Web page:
"Is there a 'new Nixon'?" One of Richard Milhous Nixon's own advertisements in a New Hampshire newspaper poses the question. Tune in on a television interview, the ad says, and see for yourself. Political pundits coast to coast have been "tuning in on" Nixon's latest campaign for the presidency seeking the answer, watching every and phrase to determine if the really is a new Nixon, this vigil has become such a standard procedure in the Nixon's campaigns that newsmen covering the primaries speak of the "new Nixon, Mark VI."
Trump's pal Roger Stone has Richard Nixon's face tattooed on his back. For real.
But the real question is not whether the media will accept this alleged reinvention of Trump. They'll cover the spectacle regardless and that's all Trump requires. It's Republican officials and party functionaries who are the real focus of this make-over. And so far, it doesn't seem to be working:
Ted Cruz notched another delegate landslide Saturday, stretching his advantage in a competition that might never occur: the second ballot of a contested Republican National Convention in July.
Cruz won at least 65 of the 94 delegates up for grabs Saturday (he may have won more than 65, but Kentucky’s 25 delegates haven’t revealed their leanings). The Texas senator has so thoroughly dominated the fight to send loyalists to the national convention that if frontrunner Donald Trump fails to clinch the nomination on the first ballot, Cruz is well-positioned to surpass him — and perhaps even snag the nomination for himself — when delegates are free in subsequent convention rounds to vote for whomever they want.
This will all be for naught if Trump manages to hit the magic number before the convention. New polls in California show him at nearly 50 percent, which could put him over the top (assuming he competently manages the complicated delegate rules). And polling does suggest that voters believe that whoever comes in first should win regardless of the threshold, so if he comes close he'll probably have the public behind him if he makes that pitch.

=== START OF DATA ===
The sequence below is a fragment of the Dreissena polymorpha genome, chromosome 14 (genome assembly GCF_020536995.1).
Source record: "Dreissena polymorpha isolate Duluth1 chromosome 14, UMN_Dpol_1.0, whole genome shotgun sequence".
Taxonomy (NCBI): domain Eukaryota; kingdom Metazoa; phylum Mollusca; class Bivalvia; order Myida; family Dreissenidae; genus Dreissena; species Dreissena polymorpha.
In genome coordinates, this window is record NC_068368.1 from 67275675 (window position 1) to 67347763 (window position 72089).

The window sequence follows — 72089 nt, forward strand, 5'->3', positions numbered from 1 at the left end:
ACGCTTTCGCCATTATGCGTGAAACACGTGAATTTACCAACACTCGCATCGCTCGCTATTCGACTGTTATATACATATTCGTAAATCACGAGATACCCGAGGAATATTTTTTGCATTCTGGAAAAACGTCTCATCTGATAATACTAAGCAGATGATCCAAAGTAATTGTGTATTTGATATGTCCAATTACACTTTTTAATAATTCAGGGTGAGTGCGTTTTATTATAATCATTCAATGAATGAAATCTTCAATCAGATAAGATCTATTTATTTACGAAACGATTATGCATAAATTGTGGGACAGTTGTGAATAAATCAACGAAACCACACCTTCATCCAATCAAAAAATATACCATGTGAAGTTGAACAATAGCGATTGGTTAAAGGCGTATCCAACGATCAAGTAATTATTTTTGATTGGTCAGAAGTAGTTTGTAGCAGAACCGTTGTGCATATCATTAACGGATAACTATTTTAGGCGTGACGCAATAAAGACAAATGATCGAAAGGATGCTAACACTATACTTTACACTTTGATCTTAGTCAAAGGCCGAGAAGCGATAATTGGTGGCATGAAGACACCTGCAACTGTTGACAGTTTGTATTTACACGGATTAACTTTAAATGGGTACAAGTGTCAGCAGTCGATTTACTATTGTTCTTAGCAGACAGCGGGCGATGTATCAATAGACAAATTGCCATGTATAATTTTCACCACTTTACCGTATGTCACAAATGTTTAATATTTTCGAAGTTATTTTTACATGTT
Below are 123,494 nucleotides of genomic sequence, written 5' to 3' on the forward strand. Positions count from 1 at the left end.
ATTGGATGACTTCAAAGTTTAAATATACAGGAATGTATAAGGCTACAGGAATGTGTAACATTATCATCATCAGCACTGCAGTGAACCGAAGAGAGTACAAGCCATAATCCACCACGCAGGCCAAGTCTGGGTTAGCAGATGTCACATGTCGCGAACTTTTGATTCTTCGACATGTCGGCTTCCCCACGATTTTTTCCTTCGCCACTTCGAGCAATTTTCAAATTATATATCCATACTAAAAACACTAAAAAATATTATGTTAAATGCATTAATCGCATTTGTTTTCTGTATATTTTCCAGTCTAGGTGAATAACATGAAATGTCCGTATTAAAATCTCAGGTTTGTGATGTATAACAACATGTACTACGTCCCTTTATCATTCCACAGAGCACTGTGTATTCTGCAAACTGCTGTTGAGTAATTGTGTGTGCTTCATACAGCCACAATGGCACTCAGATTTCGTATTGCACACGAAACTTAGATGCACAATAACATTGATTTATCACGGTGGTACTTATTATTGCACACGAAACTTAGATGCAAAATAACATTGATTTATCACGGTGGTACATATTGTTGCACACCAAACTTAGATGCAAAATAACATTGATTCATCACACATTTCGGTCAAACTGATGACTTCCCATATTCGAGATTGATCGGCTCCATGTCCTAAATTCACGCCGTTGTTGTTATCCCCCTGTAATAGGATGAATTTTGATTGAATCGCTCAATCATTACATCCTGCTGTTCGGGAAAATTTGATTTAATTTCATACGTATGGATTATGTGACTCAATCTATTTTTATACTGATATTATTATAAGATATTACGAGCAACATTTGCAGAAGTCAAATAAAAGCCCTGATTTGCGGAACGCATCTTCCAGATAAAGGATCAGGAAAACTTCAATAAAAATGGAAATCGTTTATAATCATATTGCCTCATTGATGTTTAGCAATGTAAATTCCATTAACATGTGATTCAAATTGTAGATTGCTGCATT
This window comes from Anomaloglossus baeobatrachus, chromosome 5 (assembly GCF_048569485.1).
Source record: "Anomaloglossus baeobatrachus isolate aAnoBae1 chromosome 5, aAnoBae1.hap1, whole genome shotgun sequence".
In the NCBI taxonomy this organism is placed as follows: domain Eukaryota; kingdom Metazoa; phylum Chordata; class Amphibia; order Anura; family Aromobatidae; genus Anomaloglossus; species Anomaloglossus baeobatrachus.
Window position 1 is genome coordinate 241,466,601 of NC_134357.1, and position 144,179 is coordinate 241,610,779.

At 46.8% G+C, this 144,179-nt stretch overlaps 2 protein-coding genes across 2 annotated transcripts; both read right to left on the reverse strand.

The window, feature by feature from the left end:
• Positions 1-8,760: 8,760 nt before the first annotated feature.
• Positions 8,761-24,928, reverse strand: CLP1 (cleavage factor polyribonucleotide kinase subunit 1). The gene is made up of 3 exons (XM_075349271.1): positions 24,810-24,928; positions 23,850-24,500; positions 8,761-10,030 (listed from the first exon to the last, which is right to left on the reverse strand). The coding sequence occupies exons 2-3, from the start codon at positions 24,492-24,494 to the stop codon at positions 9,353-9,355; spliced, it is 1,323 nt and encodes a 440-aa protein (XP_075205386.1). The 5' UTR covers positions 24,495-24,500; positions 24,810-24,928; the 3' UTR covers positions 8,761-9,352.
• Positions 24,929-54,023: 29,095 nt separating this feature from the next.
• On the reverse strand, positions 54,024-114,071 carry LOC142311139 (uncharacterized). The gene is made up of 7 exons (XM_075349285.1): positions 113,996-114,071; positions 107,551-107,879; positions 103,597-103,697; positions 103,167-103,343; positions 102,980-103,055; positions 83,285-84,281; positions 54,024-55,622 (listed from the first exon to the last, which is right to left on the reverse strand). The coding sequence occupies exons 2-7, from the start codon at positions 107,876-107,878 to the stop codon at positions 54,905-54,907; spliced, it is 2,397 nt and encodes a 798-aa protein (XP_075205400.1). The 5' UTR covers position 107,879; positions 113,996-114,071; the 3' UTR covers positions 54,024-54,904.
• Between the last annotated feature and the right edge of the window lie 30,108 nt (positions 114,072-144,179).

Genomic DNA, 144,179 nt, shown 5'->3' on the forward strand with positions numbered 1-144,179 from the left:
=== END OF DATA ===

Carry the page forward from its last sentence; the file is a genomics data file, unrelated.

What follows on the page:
But seeing as Ted Cruz is successfully recruiting delegates to his side for a second ballot, it appears that many of the party activists and officials who will be at the convention don't exactly have their hearts in the Trump campaign. Under those circumstances, anything could happen.
And late Sunday night, it was revealed that the Cruz and Kasich campaigns are now coordinating to prevent that from happening. As Fox News reported:
In a pair of simultaneously released statements, the campaigns announced that Kasich would pull out of Indiana to give Cruz "a clear path" ahead of that state's winner-take-all primary May 3, while the Cruz campaign will "clear the path" for Kasich in Oregon, which votes May 17, and New Mexico, which votes June 7.
"Having Donald Trump at the top of the ticket in November would be a sure disaster for Republicans," Cruz's campaign manager, Jeff Roe, said in a statement. "To ensure that we nominate a Republican who can unify the Republican Party and win in November, our campaign will focus its time and resources in Indiana and in turn clear the path for Gov. Kasich to compete in Oregon and New Mexico, and we would hope that allies of both campaigns would follow our lead."
Talk about a desperate Hail Mary. When have we ever seen rival campaigns working together to stop another?
Meanwhile, the Koch brothers are taking to the airwaves to send a strong message to the Republican party that the money will not be forthcoming if they don't get their act together. It's hard to know how many others of the Big Money class are feeling the same way, but it spells trouble for the Party if they decide to lay out. Trump has given no indication as to whether he's prepared to finance a general election campaign (and the press has inexplicably failed to press him on the subject), but he may find that he has no choice.
So yes, Lindsey Graham's hysterics are well founded for once. His party has a problem. And it's getting worse by the day.